An Aging Life Care Specialist, Her Client, and a Cup of Tea

An Aging Life Care Specialist, Her Client, and a Cup of Tea

by Miriam Zucker, LMSW, ACSW, C-ASWCM

As Aging Life Care Specialists, much has been written about the concrete services we provide: homecare arrangements, assessments, liaisons with doctors. But what about those intimate moments when we are sitting across the table with a client? It is the foundation on which all chances of success are planted. Possibly, it occurs in the beginning of a relationship when we are trying to get to know our client, or more importantly, the client is trying to figure out, ‘why is this stranger in my house’?  A cup of tea can help.

It has been my experience that too much coffee and tea can be a good thing. A few days ago, after visiting a client at White Plains Hospital Center, I stopped by their recently opened café for a cup of coffee and a freshly made gluten free blueberry tea cake. The hospital is known for its good care and the café is now following in that tradition, albeit gastronomically. As for the tea cake, it was delicious. I do not have food allergies, but I do have a weakness for a good piece of plain cake.

Twenty minutes later, I arrived in Harrison, New York, at the home of a client.  The taste of the coffee was clinging to my palette and I secretly wished I had bought another of those sweet treats for later. Hearing the bell, Helena*, after looking through her mail slot, opened the door, always suspicious of who is knocking (which is not a bad thing). Recognizing my name, she let me in. Sometimes I am sequestered in her foyer for the visit and other days I am escorted into the kitchen. Today was a kitchen day. We started our conversation and then, as it progressed, she asked if I wanted a cup of tea. Did I really want to forgo that lingering taste of coffee for tea?  Truthfully, no, but I happily accepted.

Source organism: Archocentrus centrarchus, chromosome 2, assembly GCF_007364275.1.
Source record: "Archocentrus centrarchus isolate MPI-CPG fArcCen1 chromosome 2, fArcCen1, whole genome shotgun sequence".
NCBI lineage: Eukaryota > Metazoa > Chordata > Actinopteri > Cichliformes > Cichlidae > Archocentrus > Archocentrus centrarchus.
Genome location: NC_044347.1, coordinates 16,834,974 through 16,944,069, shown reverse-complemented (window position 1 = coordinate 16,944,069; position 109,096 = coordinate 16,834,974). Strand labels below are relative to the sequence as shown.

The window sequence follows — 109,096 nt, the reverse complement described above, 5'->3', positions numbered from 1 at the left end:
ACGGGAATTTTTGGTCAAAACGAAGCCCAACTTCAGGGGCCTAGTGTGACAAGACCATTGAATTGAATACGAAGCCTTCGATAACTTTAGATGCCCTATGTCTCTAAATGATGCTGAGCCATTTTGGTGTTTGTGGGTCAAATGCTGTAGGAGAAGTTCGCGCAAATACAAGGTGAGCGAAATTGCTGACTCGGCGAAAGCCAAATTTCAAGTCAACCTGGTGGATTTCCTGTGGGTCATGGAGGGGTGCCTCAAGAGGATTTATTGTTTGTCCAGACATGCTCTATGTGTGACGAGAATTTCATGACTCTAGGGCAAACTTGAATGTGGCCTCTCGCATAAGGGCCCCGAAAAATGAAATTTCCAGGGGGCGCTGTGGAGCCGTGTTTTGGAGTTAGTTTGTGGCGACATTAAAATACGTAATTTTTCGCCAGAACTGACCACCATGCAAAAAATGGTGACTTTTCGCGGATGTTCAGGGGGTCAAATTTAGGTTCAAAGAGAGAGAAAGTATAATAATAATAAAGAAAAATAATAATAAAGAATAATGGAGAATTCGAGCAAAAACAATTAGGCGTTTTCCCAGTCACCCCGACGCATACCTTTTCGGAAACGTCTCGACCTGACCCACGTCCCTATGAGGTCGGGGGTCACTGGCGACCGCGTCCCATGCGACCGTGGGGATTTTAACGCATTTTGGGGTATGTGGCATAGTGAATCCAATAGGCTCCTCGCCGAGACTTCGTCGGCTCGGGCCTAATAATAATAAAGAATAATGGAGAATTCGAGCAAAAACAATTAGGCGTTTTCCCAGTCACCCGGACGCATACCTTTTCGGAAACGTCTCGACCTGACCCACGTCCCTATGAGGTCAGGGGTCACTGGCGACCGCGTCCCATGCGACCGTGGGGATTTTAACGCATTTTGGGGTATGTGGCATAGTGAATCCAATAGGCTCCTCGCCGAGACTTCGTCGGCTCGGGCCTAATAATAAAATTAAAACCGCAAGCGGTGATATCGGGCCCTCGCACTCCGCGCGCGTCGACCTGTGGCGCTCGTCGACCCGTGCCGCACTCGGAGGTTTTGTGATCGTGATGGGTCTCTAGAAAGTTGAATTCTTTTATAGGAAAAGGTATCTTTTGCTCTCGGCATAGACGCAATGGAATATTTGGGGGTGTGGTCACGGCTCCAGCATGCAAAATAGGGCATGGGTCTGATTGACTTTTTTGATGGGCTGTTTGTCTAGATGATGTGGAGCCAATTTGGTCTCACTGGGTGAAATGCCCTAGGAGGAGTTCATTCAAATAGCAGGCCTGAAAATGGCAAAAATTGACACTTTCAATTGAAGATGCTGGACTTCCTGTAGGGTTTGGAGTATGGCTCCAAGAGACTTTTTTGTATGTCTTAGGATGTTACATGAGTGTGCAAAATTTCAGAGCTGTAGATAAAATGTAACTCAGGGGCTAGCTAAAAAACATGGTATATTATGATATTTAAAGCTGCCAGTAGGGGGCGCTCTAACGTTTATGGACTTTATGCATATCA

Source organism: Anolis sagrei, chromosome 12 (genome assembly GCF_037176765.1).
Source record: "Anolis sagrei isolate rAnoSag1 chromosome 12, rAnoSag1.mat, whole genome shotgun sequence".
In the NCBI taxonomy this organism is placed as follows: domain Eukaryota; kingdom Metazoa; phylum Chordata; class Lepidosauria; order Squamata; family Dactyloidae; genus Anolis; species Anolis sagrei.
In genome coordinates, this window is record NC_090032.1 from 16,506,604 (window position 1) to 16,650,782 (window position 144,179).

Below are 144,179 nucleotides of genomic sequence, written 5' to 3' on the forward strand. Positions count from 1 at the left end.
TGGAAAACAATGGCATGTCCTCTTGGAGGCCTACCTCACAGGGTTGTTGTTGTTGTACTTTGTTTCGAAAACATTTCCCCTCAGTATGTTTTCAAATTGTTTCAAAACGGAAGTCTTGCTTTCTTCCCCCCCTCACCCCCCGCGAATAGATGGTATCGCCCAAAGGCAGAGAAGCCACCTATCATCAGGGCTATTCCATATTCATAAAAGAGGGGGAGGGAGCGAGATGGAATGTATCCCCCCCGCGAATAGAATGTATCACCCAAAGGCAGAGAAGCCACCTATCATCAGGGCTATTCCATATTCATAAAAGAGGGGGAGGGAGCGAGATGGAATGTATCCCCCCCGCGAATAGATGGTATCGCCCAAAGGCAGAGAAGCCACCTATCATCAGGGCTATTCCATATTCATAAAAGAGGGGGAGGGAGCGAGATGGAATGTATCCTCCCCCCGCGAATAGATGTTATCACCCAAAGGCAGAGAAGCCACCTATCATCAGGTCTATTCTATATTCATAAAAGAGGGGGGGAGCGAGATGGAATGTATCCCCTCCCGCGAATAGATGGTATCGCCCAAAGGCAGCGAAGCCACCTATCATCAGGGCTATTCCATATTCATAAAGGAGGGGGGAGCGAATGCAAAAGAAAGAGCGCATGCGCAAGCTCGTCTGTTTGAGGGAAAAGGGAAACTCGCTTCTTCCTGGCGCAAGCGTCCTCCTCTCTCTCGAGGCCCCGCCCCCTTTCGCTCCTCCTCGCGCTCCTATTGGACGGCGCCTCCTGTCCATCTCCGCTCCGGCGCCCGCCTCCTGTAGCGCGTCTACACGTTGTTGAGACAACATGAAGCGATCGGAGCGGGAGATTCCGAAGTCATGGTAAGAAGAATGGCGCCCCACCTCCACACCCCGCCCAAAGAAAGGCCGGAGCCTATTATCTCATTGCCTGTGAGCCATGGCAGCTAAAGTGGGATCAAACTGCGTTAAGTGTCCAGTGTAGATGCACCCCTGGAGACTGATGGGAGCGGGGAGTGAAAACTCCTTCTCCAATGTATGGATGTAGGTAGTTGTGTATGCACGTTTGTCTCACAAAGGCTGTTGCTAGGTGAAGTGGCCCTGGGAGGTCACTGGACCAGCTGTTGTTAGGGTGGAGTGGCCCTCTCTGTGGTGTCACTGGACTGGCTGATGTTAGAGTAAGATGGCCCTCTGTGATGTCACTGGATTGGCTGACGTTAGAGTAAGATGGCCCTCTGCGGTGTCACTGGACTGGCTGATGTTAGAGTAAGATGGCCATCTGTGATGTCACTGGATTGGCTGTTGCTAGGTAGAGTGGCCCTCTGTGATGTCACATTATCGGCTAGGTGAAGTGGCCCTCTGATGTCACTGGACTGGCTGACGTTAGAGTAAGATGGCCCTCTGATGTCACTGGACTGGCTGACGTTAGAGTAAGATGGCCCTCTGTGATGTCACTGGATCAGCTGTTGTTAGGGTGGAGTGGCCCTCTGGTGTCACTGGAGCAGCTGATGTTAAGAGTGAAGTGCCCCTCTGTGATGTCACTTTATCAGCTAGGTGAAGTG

Why did I say “Yes” when I could have just as well said “No, I just had coffee?” It all has to do with purpose in our clients’ lives. It’s a life quality that starts to wane as one gets older. You’re told to stop driving because you had a couple of fender benders; now you can’t visit your home bound friend or be a volunteer driver for Meals on Wheels. And then the greatest upset of all, your spouse passes away. No one to cook that special dish which brought such accolades despite its simplicity.  Such was the case with Helena. There was no longer anybody to make that cup of tea for, so how could I ever think of saying, “No”? I sat at the kitchen table and watched her take the crackled and stained mug out of the cabinet.  Water boiled, she carefully handed me my tea, mystified as always, that I take it plain.

The act of making the cup of tea for this Age Life Care Specialist was both an act of kindness and the momentary gift of purpose. As for the taste of the coffee no longer lingering on my palette, it was surpassed by the opportunity to return to Helena a memory of time that was sweet, if not sweeter, than my blueberry teacake. It was a very good visit and the very essence of what the Aging Life Care profession is all about.

*names have been changed.

Miriam Zucker LMSW, ACSW, C-ASWCM, is the Founder of Directions in Aging based in New Rochelle, New York. She is proud to say that after a year of sitting in Helena’s vestibule, she is now warmly welcomed into her kitchen for her weekly cup of tea.

This blog is for informational purposes only and does not constitute, nor is it intended to be a substitute for, professional advice, diagnosis, or treatment. Information on this blog does not necessarily reflect official positions of the Aging Life Care Association™ and is provided “as is” without warranty. Always consult with a qualified professional with any particular questions you may have regarding your or a family member’s needs.

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